A report issued by the House of Representatives Committee on Oversight and Government Reform on Monday claims that there have been wide-spread violations of the Presidential Records Act (PRA) by numerous officials in the Bush Administration since 2001.
The report concluded that '[t]hese violations could be the most serious breach of the PRA in the 30-year history of the law.'
The Presidential Records Act of 1978 states that the records of a president, his immediate staff, and specific areas of the Executive Office of the President belong to the United States, not to the individual president or his staff. The act further states, 'the president shall take all such steps as may be necessary to assure that the activities, deliberations, decisions, and policies that reflect the performance of his constitutional, statutory, or other official or ceremonial duties are adequately documented and that such records are maintained as presidential records pursuant to the requirements of this section and other provisions of law.'
The Chairman of the Oversight Committee, Representative Henry Waxman (D-California) issued a statement about the findings of the report. He said, 'We now know that senior officials in the White House made extensive use of their [unofficial] Republican National Committee (RNC) email accounts; that these accounts were used for official communications; and that the RNC destroyed an enormous volume of these communications."...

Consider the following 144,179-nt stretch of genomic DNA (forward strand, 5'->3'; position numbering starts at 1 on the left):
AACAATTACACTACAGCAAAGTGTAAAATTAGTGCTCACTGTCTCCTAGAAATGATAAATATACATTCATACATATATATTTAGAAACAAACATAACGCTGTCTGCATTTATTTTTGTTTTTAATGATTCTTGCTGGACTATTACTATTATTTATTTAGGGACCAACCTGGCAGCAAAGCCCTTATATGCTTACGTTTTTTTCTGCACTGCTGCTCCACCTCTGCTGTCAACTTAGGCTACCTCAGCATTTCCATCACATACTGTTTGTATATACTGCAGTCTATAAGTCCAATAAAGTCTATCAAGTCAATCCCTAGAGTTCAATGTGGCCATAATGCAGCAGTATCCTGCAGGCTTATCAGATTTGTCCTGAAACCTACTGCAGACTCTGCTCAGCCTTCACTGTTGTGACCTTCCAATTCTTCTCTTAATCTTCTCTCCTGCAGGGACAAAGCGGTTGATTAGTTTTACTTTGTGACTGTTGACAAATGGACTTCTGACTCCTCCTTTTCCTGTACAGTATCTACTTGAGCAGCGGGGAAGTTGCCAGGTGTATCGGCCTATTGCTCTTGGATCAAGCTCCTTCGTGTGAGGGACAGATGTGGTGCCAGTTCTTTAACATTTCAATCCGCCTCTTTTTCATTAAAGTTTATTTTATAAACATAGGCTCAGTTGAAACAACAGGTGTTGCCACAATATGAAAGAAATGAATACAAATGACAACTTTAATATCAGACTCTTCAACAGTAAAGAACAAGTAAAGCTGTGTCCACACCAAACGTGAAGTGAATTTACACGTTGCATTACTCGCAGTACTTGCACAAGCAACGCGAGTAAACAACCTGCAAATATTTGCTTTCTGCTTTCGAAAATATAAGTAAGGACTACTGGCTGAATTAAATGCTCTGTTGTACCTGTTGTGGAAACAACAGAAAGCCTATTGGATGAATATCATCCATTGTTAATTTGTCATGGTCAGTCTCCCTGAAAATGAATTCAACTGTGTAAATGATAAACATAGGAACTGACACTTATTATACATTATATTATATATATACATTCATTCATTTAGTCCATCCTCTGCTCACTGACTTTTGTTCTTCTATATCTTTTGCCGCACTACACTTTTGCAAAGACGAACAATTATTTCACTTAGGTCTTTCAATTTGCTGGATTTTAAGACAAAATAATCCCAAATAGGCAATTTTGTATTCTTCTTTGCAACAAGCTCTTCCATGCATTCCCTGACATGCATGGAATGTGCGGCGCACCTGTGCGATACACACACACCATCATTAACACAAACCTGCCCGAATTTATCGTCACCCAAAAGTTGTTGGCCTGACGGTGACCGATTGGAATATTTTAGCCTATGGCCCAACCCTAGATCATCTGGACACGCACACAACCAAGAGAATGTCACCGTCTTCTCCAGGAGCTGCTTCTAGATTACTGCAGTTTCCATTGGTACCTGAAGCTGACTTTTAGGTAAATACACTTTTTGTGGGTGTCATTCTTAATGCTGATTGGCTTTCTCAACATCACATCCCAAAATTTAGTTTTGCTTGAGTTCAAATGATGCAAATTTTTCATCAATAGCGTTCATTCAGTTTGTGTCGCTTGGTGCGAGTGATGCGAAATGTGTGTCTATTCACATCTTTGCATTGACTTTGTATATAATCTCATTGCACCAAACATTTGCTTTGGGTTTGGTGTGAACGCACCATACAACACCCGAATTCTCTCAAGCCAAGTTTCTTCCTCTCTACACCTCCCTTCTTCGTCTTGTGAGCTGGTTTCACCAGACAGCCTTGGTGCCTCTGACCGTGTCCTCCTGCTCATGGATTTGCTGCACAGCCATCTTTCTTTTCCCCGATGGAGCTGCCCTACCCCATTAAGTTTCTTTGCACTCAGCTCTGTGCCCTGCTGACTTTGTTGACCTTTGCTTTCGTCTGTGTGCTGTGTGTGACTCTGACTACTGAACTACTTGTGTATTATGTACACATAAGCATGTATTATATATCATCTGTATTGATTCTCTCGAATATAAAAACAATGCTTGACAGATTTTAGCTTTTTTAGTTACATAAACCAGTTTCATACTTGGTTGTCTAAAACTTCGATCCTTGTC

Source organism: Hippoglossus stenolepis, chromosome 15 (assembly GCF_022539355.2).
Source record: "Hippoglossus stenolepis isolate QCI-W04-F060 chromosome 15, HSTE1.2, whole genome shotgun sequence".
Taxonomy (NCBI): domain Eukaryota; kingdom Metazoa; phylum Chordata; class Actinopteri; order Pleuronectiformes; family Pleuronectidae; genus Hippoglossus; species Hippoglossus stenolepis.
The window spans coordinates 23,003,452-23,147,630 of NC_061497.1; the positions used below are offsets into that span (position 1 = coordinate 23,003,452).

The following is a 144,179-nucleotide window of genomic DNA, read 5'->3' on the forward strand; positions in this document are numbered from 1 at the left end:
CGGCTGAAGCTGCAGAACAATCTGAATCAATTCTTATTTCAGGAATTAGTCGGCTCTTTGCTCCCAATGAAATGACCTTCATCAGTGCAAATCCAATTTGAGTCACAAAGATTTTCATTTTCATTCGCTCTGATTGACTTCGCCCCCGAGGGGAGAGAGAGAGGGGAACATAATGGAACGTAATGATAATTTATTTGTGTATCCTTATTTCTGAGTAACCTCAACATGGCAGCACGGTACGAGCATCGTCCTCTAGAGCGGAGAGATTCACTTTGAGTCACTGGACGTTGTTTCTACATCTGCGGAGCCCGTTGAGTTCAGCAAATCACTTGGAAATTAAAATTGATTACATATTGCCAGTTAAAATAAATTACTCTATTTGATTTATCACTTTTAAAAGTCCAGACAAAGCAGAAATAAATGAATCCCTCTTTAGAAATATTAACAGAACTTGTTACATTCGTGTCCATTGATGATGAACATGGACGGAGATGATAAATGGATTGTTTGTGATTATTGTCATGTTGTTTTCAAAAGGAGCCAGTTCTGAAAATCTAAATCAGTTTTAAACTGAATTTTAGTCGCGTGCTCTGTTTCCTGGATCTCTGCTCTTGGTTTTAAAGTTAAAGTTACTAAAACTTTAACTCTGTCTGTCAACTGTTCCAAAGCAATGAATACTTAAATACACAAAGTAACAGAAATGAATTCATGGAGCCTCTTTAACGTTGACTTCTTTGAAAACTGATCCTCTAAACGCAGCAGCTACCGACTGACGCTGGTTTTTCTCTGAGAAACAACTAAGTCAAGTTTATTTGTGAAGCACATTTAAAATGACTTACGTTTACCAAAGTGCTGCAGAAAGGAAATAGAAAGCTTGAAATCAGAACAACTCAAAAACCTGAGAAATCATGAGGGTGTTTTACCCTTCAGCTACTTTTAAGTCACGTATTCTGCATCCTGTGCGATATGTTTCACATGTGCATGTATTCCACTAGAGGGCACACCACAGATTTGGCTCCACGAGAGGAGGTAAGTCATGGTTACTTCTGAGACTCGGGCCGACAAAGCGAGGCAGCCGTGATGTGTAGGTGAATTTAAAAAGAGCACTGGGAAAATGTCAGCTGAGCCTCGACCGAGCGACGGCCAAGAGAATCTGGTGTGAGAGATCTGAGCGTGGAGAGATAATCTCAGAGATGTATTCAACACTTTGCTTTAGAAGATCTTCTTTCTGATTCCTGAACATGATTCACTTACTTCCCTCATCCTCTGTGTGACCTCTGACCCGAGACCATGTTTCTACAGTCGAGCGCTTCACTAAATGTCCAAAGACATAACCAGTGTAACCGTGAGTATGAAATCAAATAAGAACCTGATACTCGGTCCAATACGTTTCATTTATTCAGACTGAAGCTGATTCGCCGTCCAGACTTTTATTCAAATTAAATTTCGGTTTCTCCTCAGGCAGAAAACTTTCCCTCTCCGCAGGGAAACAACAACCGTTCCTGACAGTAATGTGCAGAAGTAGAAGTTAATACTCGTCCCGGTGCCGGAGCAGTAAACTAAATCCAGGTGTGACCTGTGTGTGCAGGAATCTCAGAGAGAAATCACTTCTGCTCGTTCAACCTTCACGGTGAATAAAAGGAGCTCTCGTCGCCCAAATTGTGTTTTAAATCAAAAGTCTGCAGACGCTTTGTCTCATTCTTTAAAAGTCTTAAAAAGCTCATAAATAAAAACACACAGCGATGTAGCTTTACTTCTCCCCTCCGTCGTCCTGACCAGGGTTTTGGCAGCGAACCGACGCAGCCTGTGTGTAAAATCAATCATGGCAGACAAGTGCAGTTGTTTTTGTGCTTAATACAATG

According to information given to Waxman's Committee, the RNC has possession of 140,216 emails from Rove's account and 66,018 emails from Taylor's. The White House sought preemptive access to these and other RNC emails and has not yet turned the emails over to congressional investigators. House Judiciary Chairman John Conyers (D-Michigan) sent a letter to the RNC requesting emails relating to the US attorney firing scandal. The White House intervened, threatening to invoke claims of executive privilege to prevent Congress from acquiring the documents.
Inherent in a claim of executive privilege would be an admission of a violation of the Presidential Records Act. Ohio State Law Professor Peter Shane described the situation as a legal "catch-22" for the Bush Administration. Shane said previously, "If they say that the subject matter of these communications makes them susceptible to executive privilege claims, then they should have been sent through official government channels, not through unofficial emails. If these communications are of this kind, the Bush Administration is clearly in violation of the Presidential Records Act."
Tuesday, June 19, 2007
t r u t h o u t | Report: By Matt Renner